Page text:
[Re:] RE: Farewell to Species - reticulation

Thomas Schlemmermeyer termites at USP.BR
Tue Feb 15 12:09:15 CST 2000

It is OK Tom, so it was thought as an analogy! But analogy does not set one
free of responsibility. Rather the writer should ponder carefully on the
intended analogy in order not to die "by his own arms" (vow, please take that
as an analogy only)

And in fact I heard saying that today's phylogeneticists often use to praise
the fact that phylogeny can be traced back into levels inferior to the species,
namely interfamiliar, intercolony relationships and so on.

While the species, however, is understood as a single terminal point of a
dichotomous branching pattern, the organismic individual rather should be seen
as a point on which many different branches converge (through sexual
intercourse). The branching pattern is sort of in the other direction. But
maybe it is exactly here where reticulation comes into play and maybe I ought
to read the whole thread again, as I lost the point what it is all about.

On ( Tue, 15 Feb 2000 08:27:27 -0500
), Thomas DiBenedetto <TDibenedetto at DCCMC.ORG> wrote:

>my name, Schlemmermeyer, is not at least a little bit indicative of
>any geneaological relationship besides the patriline of my father.
>Oh, and the "patriline" is not a geneaological relationship?
>But geez, Tomas, it was an _analogy_. By defintion analogies are not
>_examples_, they are situations in which there are some similarities and
>some differences. The point of an analogy is to focus on the similarities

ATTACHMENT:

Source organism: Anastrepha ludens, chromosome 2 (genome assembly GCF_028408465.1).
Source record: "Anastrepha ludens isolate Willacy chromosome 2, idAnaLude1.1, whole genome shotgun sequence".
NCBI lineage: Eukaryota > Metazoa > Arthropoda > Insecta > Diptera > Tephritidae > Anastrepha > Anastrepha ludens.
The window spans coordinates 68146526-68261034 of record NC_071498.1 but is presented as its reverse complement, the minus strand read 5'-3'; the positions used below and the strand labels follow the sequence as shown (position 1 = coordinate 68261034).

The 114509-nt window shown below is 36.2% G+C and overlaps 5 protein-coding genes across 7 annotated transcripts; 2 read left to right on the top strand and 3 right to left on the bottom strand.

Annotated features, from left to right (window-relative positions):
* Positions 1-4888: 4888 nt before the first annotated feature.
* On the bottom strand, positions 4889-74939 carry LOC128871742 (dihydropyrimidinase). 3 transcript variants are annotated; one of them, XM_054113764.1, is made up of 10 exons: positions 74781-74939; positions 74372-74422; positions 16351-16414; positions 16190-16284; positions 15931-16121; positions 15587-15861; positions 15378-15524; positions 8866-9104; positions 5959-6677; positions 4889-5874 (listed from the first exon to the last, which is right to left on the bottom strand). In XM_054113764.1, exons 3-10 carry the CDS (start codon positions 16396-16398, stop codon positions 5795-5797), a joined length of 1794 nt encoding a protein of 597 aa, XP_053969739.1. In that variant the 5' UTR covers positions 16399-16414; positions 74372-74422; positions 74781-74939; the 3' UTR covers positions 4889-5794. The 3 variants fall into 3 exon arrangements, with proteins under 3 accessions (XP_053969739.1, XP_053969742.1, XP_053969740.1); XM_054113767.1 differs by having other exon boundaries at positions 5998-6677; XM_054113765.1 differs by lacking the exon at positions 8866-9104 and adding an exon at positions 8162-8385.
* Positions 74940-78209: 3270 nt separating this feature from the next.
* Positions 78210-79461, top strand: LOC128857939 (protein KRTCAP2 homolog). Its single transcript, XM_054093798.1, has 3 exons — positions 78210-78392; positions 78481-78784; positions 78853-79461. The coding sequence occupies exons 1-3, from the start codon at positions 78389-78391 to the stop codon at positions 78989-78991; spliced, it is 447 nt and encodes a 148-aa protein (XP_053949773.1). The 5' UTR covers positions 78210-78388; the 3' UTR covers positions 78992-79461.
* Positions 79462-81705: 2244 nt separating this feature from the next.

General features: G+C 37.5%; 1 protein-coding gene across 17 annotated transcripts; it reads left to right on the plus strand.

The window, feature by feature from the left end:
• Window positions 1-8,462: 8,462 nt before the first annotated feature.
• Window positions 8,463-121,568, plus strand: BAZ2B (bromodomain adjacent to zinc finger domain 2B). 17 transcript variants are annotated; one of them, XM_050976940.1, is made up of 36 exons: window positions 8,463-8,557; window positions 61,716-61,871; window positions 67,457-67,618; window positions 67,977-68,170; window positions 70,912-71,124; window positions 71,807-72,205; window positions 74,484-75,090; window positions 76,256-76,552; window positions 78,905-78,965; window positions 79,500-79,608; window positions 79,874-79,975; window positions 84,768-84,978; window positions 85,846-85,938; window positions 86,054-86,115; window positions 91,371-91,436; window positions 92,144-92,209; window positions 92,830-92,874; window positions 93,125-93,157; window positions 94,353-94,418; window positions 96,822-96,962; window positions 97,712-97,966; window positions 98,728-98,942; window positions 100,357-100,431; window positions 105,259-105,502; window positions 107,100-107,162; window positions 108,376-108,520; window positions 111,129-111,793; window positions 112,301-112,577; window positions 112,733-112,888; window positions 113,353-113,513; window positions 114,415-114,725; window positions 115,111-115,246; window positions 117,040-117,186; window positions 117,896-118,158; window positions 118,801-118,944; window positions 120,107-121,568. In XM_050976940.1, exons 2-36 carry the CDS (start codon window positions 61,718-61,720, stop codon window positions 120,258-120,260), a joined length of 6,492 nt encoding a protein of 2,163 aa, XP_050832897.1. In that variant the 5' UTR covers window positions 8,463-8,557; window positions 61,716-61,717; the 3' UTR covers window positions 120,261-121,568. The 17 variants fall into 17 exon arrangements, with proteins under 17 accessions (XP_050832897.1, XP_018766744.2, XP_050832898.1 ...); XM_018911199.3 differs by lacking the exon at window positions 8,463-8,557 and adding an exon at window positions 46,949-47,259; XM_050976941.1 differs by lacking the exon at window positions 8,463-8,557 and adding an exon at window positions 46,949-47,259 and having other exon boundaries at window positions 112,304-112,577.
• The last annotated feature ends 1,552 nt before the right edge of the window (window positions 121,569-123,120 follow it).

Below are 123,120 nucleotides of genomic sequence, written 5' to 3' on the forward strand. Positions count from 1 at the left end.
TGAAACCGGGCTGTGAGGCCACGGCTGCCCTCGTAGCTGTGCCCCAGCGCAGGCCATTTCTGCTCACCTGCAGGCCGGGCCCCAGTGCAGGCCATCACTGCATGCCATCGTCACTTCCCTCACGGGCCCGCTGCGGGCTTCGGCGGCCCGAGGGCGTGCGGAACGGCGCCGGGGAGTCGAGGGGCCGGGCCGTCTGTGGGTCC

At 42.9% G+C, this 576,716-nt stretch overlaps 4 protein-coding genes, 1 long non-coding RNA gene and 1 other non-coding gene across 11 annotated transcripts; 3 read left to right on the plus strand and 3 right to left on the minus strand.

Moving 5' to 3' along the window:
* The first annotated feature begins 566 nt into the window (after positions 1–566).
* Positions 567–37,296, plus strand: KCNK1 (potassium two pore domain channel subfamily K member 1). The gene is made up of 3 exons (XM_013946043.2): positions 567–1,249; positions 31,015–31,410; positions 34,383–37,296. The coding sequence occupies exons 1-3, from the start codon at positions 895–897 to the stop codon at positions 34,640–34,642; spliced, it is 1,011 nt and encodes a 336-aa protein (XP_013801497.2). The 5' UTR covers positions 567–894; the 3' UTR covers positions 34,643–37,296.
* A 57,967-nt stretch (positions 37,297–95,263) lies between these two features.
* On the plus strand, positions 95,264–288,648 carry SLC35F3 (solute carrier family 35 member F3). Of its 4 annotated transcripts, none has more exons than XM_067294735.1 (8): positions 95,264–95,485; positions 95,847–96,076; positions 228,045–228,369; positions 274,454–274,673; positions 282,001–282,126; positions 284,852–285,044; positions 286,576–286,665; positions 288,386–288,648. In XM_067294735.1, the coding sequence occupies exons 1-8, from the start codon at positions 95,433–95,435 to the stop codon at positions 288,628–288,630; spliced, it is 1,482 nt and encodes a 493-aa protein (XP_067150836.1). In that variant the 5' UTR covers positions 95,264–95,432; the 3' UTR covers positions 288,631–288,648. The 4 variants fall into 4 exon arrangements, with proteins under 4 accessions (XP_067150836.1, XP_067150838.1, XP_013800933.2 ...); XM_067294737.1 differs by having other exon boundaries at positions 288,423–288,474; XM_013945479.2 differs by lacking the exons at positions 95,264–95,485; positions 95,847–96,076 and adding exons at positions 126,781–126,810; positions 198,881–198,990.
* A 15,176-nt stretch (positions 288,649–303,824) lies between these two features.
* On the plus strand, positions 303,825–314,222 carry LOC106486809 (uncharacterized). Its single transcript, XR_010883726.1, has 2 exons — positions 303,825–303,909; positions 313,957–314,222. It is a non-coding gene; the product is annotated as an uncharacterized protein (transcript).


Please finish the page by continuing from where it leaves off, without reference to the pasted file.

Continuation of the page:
>and to ignore the differences, because one uses the analogy to elucidate a
>similarity. If I say to my girlfriend that her lips are like rubies, I would
>hope she doesnt understand me to say that her lips are cold and hard like a
>stone. It would be the similarities (the color) not the differences that I
>would be referring to.
>Obviously (I would have thought) I was referring to the fact that
>genealogical history is a crucially important factor in understanding who we
>as humans are. Most human cultures try to refer to that, in one way or
>another, when we name individuals. And the genealogical history of lineages
>is also a crucial factor in understanding taxa, and so we wish to reflect
>that in our naming system as well. But I obviously did not say anything
>about taxonomists reconstructing tokogenetic relationships or anything like
>Tom DiBenedetto
>tdib at dccmc.org

Thomas Schlemmermeyer
Museu de Zoologia, Universidade de São Paulo
Caixa Postal 42694
CEP 04299-970
São Paulo, SP, Brasil

Thomas Schlemmermeyer
Caixa Postal 00276
CEP 14001-970
Ribeirão Preto, SP, Brasil

Fone, Fax: 016 6371999

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